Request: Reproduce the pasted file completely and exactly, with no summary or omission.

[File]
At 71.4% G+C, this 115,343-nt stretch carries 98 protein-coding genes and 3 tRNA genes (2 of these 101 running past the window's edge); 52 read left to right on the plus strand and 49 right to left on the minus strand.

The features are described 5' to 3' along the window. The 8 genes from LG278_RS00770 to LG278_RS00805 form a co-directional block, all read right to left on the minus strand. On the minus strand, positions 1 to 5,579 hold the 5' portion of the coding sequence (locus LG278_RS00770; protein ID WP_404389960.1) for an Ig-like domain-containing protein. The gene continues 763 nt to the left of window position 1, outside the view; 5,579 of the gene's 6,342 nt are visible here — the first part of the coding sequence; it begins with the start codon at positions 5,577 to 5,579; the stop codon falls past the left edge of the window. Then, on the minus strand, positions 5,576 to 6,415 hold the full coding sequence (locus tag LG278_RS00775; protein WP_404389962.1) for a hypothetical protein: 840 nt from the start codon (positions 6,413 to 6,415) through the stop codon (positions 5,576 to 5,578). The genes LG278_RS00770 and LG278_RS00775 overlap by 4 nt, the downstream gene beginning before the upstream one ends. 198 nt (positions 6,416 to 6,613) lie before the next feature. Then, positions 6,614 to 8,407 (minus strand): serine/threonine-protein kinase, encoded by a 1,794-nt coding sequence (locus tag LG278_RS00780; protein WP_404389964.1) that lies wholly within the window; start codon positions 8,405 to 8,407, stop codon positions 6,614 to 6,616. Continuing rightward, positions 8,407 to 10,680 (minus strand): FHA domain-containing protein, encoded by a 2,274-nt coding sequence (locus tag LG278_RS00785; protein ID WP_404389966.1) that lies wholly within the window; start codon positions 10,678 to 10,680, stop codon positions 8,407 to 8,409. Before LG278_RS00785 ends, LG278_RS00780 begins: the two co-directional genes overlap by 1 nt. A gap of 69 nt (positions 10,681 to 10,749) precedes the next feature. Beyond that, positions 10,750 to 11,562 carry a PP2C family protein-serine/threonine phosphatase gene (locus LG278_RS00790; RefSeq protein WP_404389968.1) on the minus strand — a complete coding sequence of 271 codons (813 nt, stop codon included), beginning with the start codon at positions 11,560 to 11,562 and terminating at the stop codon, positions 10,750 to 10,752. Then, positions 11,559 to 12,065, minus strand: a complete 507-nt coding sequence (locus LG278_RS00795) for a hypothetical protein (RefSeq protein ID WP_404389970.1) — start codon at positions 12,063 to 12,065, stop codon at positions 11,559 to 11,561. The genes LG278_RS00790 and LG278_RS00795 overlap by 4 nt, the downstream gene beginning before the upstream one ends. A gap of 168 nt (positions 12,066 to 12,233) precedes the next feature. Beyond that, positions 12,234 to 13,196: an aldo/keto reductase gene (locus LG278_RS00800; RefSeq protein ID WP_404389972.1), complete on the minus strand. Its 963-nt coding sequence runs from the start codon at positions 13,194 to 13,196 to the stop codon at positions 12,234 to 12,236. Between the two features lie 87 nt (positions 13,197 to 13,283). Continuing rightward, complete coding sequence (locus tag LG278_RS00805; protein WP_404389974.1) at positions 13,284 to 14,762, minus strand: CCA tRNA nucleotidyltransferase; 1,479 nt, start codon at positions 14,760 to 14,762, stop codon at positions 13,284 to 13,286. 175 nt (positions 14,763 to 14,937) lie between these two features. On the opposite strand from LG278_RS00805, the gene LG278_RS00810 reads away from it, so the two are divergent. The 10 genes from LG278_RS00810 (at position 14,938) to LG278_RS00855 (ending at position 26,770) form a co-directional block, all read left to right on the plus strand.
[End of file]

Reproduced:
At 71.4% G+C, this 115,343-nt stretch carries 98 protein-coding genes and 3 tRNA genes (2 of these 101 running past the window's edge); 52 read left to right on the plus strand and 49 right to left on the minus strand.

The features are described 5' to 3' along the window. The 8 genes from LG278_RS00770 to LG278_RS00805 form a co-directional block, all read right to left on the minus strand. On the minus strand, positions 1 to 5,579 hold the 5' portion of the coding sequence (locus LG278_RS00770; protein ID WP_404389960.1) for an Ig-like domain-containing protein. The gene continues 763 nt to the left of window position 1, outside the view; 5,579 of the gene's 6,342 nt are visible here — the first part of the coding sequence; it begins with the start codon at positions 5,577 to 5,579; the stop codon falls past the left edge of the window. Then, on the minus strand, positions 5,576 to 6,415 hold the full coding sequence (locus tag LG278_RS00775; protein WP_404389962.1) for a hypothetical protein: 840 nt from the start codon (positions 6,413 to 6,415) through the stop codon (positions 5,576 to 5,578). The genes LG278_RS00770 and LG278_RS00775 overlap by 4 nt, the downstream gene beginning before the upstream one ends. 198 nt (positions 6,416 to 6,613) lie before the next feature. Then, positions 6,614 to 8,407 (minus strand): serine/threonine-protein kinase, encoded by a 1,794-nt coding sequence (locus tag LG278_RS00780; protein WP_404389964.1) that lies wholly within the window; start codon positions 8,405 to 8,407, stop codon positions 6,614 to 6,616. Continuing rightward, positions 8,407 to 10,680 (minus strand): FHA domain-containing protein, encoded by a 2,274-nt coding sequence (locus tag LG278_RS00785; protein ID WP_404389966.1) that lies wholly within the window; start codon positions 10,678 to 10,680, stop codon positions 8,407 to 8,409. Before LG278_RS00785 ends, LG278_RS00780 begins: the two co-directional genes overlap by 1 nt. A gap of 69 nt (positions 10,681 to 10,749) precedes the next feature. Beyond that, positions 10,750 to 11,562 carry a PP2C family protein-serine/threonine phosphatase gene (locus LG278_RS00790; RefSeq protein WP_404389968.1) on the minus strand — a complete coding sequence of 271 codons (813 nt, stop codon included), beginning with the start codon at positions 11,560 to 11,562 and terminating at the stop codon, positions 10,750 to 10,752. Then, positions 11,559 to 12,065, minus strand: a complete 507-nt coding sequence (locus LG278_RS00795) for a hypothetical protein (RefSeq protein ID WP_404389970.1) — start codon at positions 12,063 to 12,065, stop codon at positions 11,559 to 11,561. The genes LG278_RS00790 and LG278_RS00795 overlap by 4 nt, the downstream gene beginning before the upstream one ends. A gap of 168 nt (positions 12,066 to 12,233) precedes the next feature. Beyond that, positions 12,234 to 13,196: an aldo/keto reductase gene (locus LG278_RS00800; RefSeq protein ID WP_404389972.1), complete on the minus strand. Its 963-nt coding sequence runs from the start codon at positions 13,194 to 13,196 to the stop codon at positions 12,234 to 12,236. Between the two features lie 87 nt (positions 13,197 to 13,283). Continuing rightward, complete coding sequence (locus tag LG278_RS00805; protein WP_404389974.1) at positions 13,284 to 14,762, minus strand: CCA tRNA nucleotidyltransferase; 1,479 nt, start codon at positions 14,760 to 14,762, stop codon at positions 13,284 to 13,286. 175 nt (positions 14,763 to 14,937) lie between these two features. On the opposite strand from LG278_RS00805, the gene LG278_RS00810 reads away from it, so the two are divergent. The 10 genes from LG278_RS00810 (at position 14,938) to LG278_RS00855 (ending at position 26,770) form a co-directional block, all read left to right on the plus strand.